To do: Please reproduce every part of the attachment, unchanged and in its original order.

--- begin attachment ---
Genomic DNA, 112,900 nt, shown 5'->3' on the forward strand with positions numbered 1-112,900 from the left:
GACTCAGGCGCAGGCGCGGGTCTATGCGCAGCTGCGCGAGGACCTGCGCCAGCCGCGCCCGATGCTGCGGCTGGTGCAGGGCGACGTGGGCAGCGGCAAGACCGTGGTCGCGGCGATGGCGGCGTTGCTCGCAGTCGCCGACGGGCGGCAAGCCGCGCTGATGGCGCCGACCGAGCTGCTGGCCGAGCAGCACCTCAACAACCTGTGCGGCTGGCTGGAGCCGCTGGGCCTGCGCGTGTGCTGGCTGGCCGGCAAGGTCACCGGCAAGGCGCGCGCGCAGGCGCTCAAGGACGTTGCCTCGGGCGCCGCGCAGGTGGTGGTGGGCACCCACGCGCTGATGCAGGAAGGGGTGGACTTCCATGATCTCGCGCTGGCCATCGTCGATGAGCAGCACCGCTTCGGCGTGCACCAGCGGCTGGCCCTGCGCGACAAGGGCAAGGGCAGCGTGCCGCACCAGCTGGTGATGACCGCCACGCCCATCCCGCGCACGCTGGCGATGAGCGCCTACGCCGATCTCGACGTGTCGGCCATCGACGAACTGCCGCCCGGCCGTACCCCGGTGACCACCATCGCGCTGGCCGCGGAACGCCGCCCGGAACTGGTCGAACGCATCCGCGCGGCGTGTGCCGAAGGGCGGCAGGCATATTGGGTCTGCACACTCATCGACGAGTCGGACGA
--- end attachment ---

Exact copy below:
Genomic DNA, 112,900 nt, shown 5'->3' on the forward strand with positions numbered 1-112,900 from the left:
GACTCAGGCGCAGGCGCGGGTCTATGCGCAGCTGCGCGAGGACCTGCGCCAGCCGCGCCCGATGCTGCGGCTGGTGCAGGGCGACGTGGGCAGCGGCAAGACCGTGGTCGCGGCGATGGCGGCGTTGCTCGCAGTCGCCGACGGGCGGCAAGCCGCGCTGATGGCGCCGACCGAGCTGCTGGCCGAGCAGCACCTCAACAACCTGTGCGGCTGGCTGGAGCCGCTGGGCCTGCGCGTGTGCTGGCTGGCCGGCAAGGTCACCGGCAAGGCGCGCGCGCAGGCGCTCAAGGACGTTGCCTCGGGCGCCGCGCAGGTGGTGGTGGGCACCCACGCGCTGATGCAGGAAGGGGTGGACTTCCATGATCTCGCGCTGGCCATCGTCGATGAGCAGCACCGCTTCGGCGTGCACCAGCGGCTGGCCCTGCGCGACAAGGGCAAGGGCAGCGTGCCGCACCAGCTGGTGATGACCGCCACGCCCATCCCGCGCACGCTGGCGATGAGCGCCTACGCCGATCTCGACGTGTCGGCCATCGACGAACTGCCGCCCGGCCGTACCCCGGTGACCACCATCGCGCTGGCCGCGGAACGCCGCCCGGAACTGGTCGAACGCATCCGCGCGGCGTGTGCCGAAGGGCGGCAGGCATATTGGGTCTGCACACTCATCGACGAGTCGGACGA